Learn more about the 2017 SECoPA conference.

UB’s College of Public Affairs is the official sponsor of the 2017 NASPAA (National Association of Schools of Public Affairs and Administration) Annual Conference, to be held Oct. 11-14 in Washington, D.C. The theme of this year’s conference is “Confidence in Public and Nonprofit Institutions: How is it Built, How is it Lost, and How is it Regained?” and former Vice President Jospeh R. Biden will provide a keynote address. Several CPA faculty members will serve as panelists at the conference, including:

  • Dean Roger Hartley (conference chair): “New Deans Roundtable”
  • Schaefer Center for Public Policy Director Dr. Ann Cotten: “Exploring the Key Role of University Centers and Institutes in Engaging Urban Communities”
  • Assistant Professor Mariglynn Edlins: “Exploring Service and Experiential Learning as a Valuable Tool for Public Affairs Education”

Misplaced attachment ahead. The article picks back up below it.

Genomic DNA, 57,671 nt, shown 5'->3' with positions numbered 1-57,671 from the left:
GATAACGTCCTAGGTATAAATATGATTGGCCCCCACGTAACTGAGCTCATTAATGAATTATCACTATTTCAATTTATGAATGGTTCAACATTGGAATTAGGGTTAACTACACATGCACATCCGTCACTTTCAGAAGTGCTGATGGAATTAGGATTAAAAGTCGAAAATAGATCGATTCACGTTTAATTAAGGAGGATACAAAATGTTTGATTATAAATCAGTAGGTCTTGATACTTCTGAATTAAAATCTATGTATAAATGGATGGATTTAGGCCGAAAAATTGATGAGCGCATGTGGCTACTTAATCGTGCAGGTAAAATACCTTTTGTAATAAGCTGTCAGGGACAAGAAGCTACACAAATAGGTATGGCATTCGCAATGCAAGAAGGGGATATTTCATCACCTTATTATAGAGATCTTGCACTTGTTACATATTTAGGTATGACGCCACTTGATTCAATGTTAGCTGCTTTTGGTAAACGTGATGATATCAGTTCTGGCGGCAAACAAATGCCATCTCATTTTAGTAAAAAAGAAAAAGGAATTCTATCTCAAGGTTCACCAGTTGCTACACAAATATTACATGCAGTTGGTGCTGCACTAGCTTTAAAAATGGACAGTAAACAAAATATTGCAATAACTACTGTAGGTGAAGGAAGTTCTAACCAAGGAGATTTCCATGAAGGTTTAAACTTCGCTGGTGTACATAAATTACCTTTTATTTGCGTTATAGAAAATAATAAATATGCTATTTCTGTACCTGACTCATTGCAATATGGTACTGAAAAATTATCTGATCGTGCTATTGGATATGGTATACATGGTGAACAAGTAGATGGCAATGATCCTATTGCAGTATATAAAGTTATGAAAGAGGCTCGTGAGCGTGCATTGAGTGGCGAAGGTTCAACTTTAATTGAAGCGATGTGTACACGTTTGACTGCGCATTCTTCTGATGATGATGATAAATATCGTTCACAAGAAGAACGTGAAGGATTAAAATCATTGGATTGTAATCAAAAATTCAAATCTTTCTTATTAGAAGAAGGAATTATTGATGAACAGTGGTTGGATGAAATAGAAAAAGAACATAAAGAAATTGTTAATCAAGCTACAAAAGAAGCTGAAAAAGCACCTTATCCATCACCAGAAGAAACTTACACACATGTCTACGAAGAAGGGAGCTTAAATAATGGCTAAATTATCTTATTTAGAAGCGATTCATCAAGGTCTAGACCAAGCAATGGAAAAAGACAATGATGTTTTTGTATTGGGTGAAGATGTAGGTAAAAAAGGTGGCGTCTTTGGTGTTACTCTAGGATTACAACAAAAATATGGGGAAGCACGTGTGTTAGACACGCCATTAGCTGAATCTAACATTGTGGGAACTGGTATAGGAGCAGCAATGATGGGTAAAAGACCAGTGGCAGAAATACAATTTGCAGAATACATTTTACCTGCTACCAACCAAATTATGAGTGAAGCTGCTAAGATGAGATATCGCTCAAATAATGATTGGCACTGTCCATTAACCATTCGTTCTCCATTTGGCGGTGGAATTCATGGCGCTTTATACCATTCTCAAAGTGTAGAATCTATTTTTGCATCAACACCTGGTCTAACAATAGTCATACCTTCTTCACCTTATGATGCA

• Associate Professor Jessica Sowa: “Fostering Continuous Improvement Efforts in Online and Hybrid Public Affairs Education”
  • Assistant Professor Aaron Wachhaus: “Editors Panel: Public Administration Journals and the Publishing Process”

Dean Roger Hartley

Dr. Ann Cotten

Asst. Prof. Mariglynn Edlins

Assoc. Prof. Jessica Sowa













Asst. Prof. Aaron Wachhaus

**If you’re a student and you’re interested in serving as a student volunteer at the 2017 NASPAA conference, please email Monica Queen ( for more information.

 Learn more about the 2017 NASPAA conference.

Asst. Prof. Carla Barqueiro